02W

p(x,

t) +--=m--

OX

Ot 2

(1)

p(x,t)

Figure 2

IIII

5x

Z s W

p(x

l--

~,--,~ M+6M

-- F+SF

6x

F

Vertical cantilever with distributed loading

310 Eng. Struct.

1992,

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Nonlinear dynamic analysis of steel plates shear walls: S. Sabouri-Ghomi and T.M. Roberts

in which F is the shear force, w is the total displacement (shear plus bending_), t is time and a2wlat 2 is the i acceleration. The total displacement w can be expressed

as

w =

w'

+

wb

(2)

where superscripts s and b denote shear and bending, respectively. Considering the moment equilibrium of the element, neglecting rotational inertia, gives

aM

F = ~

(3)

It is assumed that the shear force F is proportional to the gradient of the shear displacement n- 14.

aW s

F

=

k --

(4)

 

ax

where

k

is

the

shear

stiffness

(units

of force).

The

moment M is related to the bending displacement wb by

the equation

a2W b

M = -El --

ax 2

(5)

in which E is Young's modulus and I is the second moment of area of the shear wall. Hence, substituting equations (4) and (5) into equation (2) gives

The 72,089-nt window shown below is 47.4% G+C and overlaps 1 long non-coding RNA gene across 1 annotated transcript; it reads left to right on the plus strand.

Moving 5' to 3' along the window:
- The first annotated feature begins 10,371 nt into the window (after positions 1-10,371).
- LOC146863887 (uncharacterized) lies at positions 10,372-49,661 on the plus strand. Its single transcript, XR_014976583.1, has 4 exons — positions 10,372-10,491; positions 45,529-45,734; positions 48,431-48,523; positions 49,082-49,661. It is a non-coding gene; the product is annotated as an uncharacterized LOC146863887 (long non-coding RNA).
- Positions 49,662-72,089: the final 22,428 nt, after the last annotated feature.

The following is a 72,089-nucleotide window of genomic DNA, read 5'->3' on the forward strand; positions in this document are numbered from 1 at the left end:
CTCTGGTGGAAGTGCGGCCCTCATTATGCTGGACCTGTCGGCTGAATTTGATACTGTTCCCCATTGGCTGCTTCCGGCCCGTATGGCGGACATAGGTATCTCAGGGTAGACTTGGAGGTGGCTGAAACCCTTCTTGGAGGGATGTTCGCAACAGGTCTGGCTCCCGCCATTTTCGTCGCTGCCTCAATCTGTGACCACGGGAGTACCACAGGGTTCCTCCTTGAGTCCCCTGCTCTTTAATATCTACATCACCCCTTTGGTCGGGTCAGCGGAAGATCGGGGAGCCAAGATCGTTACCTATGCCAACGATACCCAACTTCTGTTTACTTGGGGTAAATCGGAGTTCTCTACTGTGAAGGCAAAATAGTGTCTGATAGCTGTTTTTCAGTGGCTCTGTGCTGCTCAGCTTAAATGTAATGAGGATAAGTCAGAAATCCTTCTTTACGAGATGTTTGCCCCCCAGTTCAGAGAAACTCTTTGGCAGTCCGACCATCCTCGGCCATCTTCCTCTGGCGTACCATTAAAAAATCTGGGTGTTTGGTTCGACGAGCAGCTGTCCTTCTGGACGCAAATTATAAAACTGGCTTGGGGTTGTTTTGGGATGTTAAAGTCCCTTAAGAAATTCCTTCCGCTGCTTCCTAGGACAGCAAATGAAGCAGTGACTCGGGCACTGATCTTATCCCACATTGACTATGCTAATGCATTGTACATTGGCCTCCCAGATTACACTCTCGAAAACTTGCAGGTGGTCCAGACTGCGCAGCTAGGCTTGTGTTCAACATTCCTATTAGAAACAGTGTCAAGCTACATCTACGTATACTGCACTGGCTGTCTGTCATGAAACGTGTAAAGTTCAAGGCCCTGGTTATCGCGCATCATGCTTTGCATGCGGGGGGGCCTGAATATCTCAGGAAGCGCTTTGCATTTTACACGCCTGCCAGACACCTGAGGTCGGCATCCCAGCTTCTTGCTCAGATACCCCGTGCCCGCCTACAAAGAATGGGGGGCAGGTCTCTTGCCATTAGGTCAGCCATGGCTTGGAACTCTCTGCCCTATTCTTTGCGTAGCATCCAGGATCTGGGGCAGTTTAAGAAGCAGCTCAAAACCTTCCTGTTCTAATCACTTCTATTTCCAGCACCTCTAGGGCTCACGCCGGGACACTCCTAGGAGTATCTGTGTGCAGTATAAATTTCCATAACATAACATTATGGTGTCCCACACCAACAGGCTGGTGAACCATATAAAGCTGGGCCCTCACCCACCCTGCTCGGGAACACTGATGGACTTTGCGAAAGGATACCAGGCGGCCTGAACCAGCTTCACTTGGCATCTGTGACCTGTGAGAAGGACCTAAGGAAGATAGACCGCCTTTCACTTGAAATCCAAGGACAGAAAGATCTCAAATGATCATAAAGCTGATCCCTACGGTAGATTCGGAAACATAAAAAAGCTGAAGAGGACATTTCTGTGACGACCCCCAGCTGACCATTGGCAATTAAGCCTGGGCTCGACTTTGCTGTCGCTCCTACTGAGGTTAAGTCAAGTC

82ws

k---

ax2

a4w b

ax4

EI--

Substituting F

gives

from equation

a2W s

8 2

(4) into equation

p(x, t) + k ~x 2 = m ~-~ (w" + w b)

(6)

(1)

(7)

Alternatively, substituting equation (6) into equation (7) gives

p(x,

t)

-

E1

04w b

ax--T--

=

m

a2

fff~

(w s +

w b)

(8)

Equations (7) and (8) are the coupled differential equa- tions of motion for the system. When k and E1 are cons- tant, the equations are linear. If, however, k is a function of the shear displacement (discussed in detail later), equation (7) becomes nonlinear.

Discrete system

It is now assumed that the mass of the shear wall and associated storey masses are concentrated at each storey

(i

=

1,

2

n) as shown in Figure

3.

If si and

mi

Figure 3

n+2

n+l

I

0

-I

=

Oi ~

External nodes

q

)

i/m/

)

I

s/

0

~t

Diacretized model of shear wall

are the height and concentrated mass of the ith storey

m =

2m i

(si +1 + s3

(9)